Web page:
I’m puzzled why I don’t fit the profile of a (pre) diabetic: I have always been slender, low/normal blood pressure, low triglycerides (around 50), high HDL (around 70/80) but also high cholesterol (around 250) (though on a recent 15 months vegan diet it plummeted to 156). I am also slightly hypothyroid.

    At 67 I am still very active (yoga, running, gym) and have no aches or pains.

    For the last 6 months I’ve played around with low carb but I am not quite comfortable going all the way since it is so restrictive in that most of the food allowed nearly all has to be ‘refrigerated’ or cooked- not very practical! I bet you’ve never heard that excuse before :-). And I have found that my fasting BS has now gone up again (from 104/110 closer to 120 now) .

    Anyway I will be checking this blog on a regular basis to monitor your progress in this area.

    Thank you for sharing your insights with us.

  10. Bonnie Matlow

    On page 172, he says,”Snacks are permitted but certainly not required. The carbohydrate content of snacks may duplicate but should not exceed that allocated for lunch or supper.” He goes on to give examples. In this way, as a type 2, if I ate at 7am, noon, 5pm, and 9pm, my BG numbers stay stable. In my case, I keep my first and last meal lower than the other two, which works for me. So I have about 36 grams of carbs a day, and since I don’t take insulin, I could even have more meals (I don’t) as long as 4-5 hours are between the end of one meal and beginning of the next, and I can maintain good BG control and don’t have gastroparesis. He also emphasizes customizing the diet based on what you liked to eat and enough protein to stay satisfied and lose weight if needed.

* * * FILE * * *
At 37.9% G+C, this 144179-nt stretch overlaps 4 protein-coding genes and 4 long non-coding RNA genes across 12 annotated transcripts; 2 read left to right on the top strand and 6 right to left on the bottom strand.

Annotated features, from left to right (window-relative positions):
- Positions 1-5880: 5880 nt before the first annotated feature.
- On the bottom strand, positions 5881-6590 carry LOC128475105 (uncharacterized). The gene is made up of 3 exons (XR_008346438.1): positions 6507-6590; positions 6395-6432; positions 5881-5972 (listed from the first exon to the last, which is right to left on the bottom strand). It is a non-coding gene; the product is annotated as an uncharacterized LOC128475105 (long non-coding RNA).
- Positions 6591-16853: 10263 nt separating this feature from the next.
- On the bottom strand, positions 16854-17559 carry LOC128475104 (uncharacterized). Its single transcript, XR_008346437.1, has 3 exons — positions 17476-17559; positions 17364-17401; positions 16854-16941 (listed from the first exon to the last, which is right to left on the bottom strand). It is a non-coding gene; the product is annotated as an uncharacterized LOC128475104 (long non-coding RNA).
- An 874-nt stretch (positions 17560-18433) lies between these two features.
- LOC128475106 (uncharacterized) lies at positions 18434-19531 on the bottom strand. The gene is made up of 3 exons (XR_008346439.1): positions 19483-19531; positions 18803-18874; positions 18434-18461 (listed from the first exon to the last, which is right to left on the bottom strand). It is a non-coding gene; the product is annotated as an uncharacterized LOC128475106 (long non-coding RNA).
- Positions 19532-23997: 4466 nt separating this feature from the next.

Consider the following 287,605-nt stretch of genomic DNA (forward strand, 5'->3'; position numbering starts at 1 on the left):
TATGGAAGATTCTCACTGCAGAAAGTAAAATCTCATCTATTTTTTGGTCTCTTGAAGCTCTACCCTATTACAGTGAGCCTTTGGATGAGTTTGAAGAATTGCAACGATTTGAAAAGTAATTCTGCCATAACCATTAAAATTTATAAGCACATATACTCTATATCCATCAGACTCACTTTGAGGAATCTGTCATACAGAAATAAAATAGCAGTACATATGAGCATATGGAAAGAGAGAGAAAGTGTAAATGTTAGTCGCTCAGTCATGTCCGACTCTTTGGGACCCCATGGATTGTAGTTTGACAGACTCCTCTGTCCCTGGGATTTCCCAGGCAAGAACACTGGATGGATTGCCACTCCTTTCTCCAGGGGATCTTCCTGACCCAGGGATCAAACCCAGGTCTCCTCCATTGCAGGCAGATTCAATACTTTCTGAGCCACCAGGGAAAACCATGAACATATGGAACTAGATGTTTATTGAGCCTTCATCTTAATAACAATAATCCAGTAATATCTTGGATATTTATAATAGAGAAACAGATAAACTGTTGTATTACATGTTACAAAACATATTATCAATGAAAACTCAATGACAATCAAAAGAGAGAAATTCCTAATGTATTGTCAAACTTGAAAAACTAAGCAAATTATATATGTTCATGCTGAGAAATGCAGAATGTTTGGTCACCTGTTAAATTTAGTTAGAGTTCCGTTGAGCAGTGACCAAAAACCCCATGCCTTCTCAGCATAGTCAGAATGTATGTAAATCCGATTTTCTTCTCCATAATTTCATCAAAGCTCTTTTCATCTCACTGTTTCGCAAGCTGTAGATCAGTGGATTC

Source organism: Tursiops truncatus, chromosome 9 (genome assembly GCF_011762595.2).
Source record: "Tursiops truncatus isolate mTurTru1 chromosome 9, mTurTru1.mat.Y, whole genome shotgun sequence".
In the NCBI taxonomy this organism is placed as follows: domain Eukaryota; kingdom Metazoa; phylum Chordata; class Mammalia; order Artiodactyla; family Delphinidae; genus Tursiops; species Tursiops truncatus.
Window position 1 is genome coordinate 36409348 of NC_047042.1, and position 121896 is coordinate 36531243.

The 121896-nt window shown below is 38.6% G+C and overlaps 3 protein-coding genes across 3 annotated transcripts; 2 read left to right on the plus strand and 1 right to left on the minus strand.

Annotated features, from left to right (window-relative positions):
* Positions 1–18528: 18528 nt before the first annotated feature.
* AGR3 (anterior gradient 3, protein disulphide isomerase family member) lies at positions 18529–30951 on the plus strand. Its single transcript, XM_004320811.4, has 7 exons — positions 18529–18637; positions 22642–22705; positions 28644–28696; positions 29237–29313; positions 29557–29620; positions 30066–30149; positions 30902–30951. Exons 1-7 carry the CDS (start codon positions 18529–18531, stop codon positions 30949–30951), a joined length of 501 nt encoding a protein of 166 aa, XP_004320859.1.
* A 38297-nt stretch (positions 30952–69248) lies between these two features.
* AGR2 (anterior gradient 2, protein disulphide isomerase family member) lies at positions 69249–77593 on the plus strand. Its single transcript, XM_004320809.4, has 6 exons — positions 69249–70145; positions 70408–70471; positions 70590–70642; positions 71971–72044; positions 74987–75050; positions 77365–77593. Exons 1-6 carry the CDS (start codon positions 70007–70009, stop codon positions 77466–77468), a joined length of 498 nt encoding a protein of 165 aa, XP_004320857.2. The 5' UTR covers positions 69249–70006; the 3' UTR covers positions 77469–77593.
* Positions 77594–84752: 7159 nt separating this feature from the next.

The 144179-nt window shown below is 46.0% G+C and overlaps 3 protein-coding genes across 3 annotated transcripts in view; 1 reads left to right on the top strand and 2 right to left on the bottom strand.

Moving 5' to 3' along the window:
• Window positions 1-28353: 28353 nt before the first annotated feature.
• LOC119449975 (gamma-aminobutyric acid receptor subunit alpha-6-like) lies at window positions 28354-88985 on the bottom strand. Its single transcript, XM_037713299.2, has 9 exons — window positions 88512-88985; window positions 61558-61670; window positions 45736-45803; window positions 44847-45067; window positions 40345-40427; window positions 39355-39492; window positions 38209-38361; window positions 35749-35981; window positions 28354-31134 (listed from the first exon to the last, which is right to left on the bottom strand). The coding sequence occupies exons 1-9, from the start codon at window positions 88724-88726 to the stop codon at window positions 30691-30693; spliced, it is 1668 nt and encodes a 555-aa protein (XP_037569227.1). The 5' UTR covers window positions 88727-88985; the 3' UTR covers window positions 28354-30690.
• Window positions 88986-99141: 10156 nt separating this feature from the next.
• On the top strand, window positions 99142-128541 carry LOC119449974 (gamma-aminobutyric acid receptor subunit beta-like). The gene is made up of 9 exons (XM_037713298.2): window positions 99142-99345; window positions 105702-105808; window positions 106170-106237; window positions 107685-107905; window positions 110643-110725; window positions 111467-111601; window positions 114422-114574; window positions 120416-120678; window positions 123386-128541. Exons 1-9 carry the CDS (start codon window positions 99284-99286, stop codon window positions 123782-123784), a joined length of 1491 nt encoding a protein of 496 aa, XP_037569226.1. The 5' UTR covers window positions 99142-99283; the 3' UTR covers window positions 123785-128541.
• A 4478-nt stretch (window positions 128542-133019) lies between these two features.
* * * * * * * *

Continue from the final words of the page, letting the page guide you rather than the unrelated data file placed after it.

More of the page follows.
11. Jim Thompson

    Jim Thompson april13, 2012
    I am a T2, 67 years old and have just read Dr. B’s book and have started the low carb diet and my blood sugar has dropped dramatically. It works or at least it has so far. My only concern is, like most medical treatments, that it deals with the disease at its surface and not its crux. Where is the cure? I remember Dr. Saulk and the polio vacine. I do realize that our super refined food diet is the problem still I remember my grandparents eating anything they wanted ( whole milk, real butter, cream, pork, eggs, fruits, berries, bisquits, bread, potatoes, onions, cornbread etc. and they lived long lives. So where was and is the breakdown?

    • Hey, Jim. Good to hear from you.
      I hear from lot’s of folks that they get on Dr. Bernstein’s program and see significant decreases in blood sugar levels. Not once have I heard or read a comment from someone who actually followed the program and reported, “It really didn’t do anything for my sugars.”

      Regarding the cause and cure for type 2 diabetes:
      Our grandparent’s generation burned a lot more calories than we do (physical activity), didn’t eat as much refined sugar and starch as we do, and kept their weights under better control. That’s it in a nutshell.


  12. Jerrymat

    I am a 74 year old diabetic (T2) and have been following Bernstein’s plan for 26 months. I have lost 51 lbs, lowered my intake of insulin and have had reversal of several diabetic complications. My blood chemistry is much better than before and my A1c has gone from 9.1 to 5.0. My blood pressure is lower and I am healthier in virtually every measured way.